Monday, July 27, 2015

Agile Development: Sprint Retrospective

In my previous post in this Agile Development series I detailed the typical workflow for planning a sprint. In this post I will outline the process of the sprint retrospective. One helpful way to think about the sprint retrospective is as a mini postmortem. During the retrospective the team goes over what went well, what didn't go well, and what the team could have done better.

What Went Well

The reason we ask what went well is not so that we can pat each other on the back and inflate our egos. One of the keys to a successful agile project is consistency in the velocity of the team sprint over sprint. One of the best ways to do this is to identify what lead to success so that the team can capitalize on it in the upcoming sprint(s).

What Didn't Go Well

As with most growth being realistic, open and honest about our mistakes and failures leads to not repeating them. The purpose of identifying what didn't go well is NOT to lay blame on any particular person or people. Identifying what didn't go well helps us to avoid or correct them those mistakes.

What Could Be Done Better

At first this may not seem different from identifying what didn't go well. The real difference is that we recognize things that may have gone well but could have gone better. Asking what we could do better is an opportunity to identify gaps in our planning, our process, and our estimates. This question should lead directly to actions that can be taken to increase or maintain the teams current velocity.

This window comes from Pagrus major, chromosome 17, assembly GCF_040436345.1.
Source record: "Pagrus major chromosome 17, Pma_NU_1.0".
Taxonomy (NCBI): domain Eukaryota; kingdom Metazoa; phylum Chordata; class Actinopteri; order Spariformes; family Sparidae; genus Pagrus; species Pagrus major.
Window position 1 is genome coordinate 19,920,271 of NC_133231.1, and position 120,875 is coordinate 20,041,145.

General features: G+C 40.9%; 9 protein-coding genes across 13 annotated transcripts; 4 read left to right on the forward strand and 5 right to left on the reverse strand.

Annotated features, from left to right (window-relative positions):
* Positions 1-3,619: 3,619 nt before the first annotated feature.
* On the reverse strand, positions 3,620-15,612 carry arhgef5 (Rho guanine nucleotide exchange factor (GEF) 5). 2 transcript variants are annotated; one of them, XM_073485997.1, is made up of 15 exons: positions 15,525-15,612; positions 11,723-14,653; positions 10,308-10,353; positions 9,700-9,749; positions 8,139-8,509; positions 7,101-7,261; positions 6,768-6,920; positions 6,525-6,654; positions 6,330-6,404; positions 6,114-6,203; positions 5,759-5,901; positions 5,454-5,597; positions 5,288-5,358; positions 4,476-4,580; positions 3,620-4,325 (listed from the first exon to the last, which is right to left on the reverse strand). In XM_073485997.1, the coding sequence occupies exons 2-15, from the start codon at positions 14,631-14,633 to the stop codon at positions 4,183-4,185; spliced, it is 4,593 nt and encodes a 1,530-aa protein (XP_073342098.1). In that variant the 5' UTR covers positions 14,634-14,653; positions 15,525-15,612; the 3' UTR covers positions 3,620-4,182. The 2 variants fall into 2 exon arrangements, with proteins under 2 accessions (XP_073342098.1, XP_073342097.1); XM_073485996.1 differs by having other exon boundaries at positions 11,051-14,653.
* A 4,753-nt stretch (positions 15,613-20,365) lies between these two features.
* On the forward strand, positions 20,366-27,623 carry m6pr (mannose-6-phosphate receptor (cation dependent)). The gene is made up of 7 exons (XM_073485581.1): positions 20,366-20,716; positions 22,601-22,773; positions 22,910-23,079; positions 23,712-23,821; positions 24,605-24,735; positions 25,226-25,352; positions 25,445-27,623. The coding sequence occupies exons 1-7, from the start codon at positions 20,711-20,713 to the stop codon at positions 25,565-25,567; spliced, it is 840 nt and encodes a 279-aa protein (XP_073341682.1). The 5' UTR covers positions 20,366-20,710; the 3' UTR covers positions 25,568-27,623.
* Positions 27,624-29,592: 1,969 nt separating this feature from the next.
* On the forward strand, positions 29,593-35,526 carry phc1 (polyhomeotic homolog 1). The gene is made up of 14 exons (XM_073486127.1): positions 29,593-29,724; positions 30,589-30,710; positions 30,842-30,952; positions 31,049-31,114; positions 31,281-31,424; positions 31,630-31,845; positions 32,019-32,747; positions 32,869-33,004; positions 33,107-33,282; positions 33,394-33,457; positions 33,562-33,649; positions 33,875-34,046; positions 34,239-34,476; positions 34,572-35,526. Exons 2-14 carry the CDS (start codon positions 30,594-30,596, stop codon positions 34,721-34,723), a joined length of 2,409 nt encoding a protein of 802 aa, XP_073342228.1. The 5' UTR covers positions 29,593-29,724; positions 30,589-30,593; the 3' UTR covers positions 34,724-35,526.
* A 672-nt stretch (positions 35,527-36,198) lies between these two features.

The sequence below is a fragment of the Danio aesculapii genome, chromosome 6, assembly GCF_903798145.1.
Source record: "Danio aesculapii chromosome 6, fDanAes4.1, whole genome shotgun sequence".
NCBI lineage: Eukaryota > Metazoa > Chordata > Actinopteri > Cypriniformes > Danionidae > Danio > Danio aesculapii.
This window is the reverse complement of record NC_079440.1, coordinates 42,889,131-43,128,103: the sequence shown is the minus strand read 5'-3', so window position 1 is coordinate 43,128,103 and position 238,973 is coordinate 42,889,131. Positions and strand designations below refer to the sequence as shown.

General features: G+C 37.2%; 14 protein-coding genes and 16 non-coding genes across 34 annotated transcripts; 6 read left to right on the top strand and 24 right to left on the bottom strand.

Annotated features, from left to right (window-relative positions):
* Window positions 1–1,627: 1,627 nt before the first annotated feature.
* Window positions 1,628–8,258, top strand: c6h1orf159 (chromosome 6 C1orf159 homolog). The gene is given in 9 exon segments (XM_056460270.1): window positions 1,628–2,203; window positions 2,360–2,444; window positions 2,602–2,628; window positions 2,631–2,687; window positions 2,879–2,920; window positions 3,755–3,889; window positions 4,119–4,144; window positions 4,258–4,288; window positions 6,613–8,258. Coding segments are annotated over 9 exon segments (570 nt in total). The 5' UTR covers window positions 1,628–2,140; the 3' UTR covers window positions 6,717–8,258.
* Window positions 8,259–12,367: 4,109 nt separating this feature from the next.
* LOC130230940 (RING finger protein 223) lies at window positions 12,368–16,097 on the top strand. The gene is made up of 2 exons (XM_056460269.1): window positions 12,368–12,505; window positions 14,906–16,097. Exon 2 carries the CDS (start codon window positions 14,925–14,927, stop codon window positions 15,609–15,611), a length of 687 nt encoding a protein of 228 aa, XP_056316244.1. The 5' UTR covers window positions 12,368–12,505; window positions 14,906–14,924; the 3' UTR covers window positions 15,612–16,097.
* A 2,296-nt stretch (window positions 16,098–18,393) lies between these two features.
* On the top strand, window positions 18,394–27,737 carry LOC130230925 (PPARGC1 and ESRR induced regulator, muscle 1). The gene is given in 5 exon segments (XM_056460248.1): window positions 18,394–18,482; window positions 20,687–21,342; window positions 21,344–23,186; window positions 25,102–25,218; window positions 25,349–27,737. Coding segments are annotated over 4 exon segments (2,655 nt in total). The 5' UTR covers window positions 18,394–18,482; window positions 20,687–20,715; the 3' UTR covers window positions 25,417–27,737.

Because the sprint review typically takes place before the planning of the next sprint asking these three questions provides the team with the opportunity to make changes that give them a higher likelihood for success before the next sprint starts.

Monday, July 20, 2015

Agile Development: Planning A Sprint

In my previous post in this Agile Development series I walked you through the daily stand-up. In this post I'll go outline the typical workflow for planning a sprint.

Identify The Features

The product owner, who is serving as the voice of the customer, proposes the highest priority features. The scrum team is responsible for getting clarification, pushing back on features, and proposing features or work that should be accomplished. Features should be prioritized based on their overall business value. It's important to note that working on tech debt can often provide down stream business value by enabling new feature work.

Prioritize and Estimate

Once the scrum team has identified the features to work on in the sprint, the team should then pull all of the stories associated with that feature into the sprint backlog. The product owner and scrum team should negotiate the priority of the stories. Once the priority of the stories has been determined the team needs to estimate the level of effort for each individual story.